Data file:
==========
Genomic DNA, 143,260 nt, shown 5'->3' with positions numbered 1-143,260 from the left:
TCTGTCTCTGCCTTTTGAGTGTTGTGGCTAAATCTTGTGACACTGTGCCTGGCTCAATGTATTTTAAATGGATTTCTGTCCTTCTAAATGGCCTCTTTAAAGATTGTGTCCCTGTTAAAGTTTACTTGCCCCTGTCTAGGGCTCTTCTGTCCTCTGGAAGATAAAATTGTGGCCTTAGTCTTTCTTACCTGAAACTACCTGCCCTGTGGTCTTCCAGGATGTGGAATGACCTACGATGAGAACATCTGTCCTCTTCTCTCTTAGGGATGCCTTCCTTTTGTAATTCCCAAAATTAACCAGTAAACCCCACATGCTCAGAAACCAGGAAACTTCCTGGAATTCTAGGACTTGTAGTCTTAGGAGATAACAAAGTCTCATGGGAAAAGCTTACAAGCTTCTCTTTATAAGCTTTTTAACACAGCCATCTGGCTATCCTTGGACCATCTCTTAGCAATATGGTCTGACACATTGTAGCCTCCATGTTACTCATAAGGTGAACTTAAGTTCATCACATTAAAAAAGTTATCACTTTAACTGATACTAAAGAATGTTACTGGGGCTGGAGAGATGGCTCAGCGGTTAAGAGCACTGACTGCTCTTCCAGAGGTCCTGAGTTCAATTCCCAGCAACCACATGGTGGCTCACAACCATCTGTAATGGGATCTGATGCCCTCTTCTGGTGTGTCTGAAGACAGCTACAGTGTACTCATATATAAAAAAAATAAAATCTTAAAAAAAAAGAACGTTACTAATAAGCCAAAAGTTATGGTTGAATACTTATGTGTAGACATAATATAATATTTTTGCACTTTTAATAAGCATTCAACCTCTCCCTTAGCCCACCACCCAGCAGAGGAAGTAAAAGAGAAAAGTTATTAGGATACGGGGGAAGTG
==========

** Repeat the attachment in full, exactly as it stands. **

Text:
Genomic DNA, 143,260 nt, shown 5'->3' with positions numbered 1-143,260 from the left:
TCTGTCTCTGCCTTTTGAGTGTTGTGGCTAAATCTTGTGACACTGTGCCTGGCTCAATGTATTTTAAATGGATTTCTGTCCTTCTAAATGGCCTCTTTAAAGATTGTGTCCCTGTTAAAGTTTACTTGCCCCTGTCTAGGGCTCTTCTGTCCTCTGGAAGATAAAATTGTGGCCTTAGTCTTTCTTACCTGAAACTACCTGCCCTGTGGTCTTCCAGGATGTGGAATGACCTACGATGAGAACATCTGTCCTCTTCTCTCTTAGGGATGCCTTCCTTTTGTAATTCCCAAAATTAACCAGTAAACCCCACATGCTCAGAAACCAGGAAACTTCCTGGAATTCTAGGACTTGTAGTCTTAGGAGATAACAAAGTCTCATGGGAAAAGCTTACAAGCTTCTCTTTATAAGCTTTTTAACACAGCCATCTGGCTATCCTTGGACCATCTCTTAGCAATATGGTCTGACACATTGTAGCCTCCATGTTACTCATAAGGTGAACTTAAGTTCATCACATTAAAAAAGTTATCACTTTAACTGATACTAAAGAATGTTACTGGGGCTGGAGAGATGGCTCAGCGGTTAAGAGCACTGACTGCTCTTCCAGAGGTCCTGAGTTCAATTCCCAGCAACCACATGGTGGCTCACAACCATCTGTAATGGGATCTGATGCCCTCTTCTGGTGTGTCTGAAGACAGCTACAGTGTACTCATATATAAAAAAAATAAAATCTTAAAAAAAAAGAACGTTACTAATAAGCCAAAAGTTATGGTTGAATACTTATGTGTAGACATAATATAATATTTTTGCACTTTTAATAAGCATTCAACCTCTCCCTTAGCCCACCACCCAGCAGAGGAAGTAAAAGAGAAAAGTTATTAGGATACGGGGGAAGTG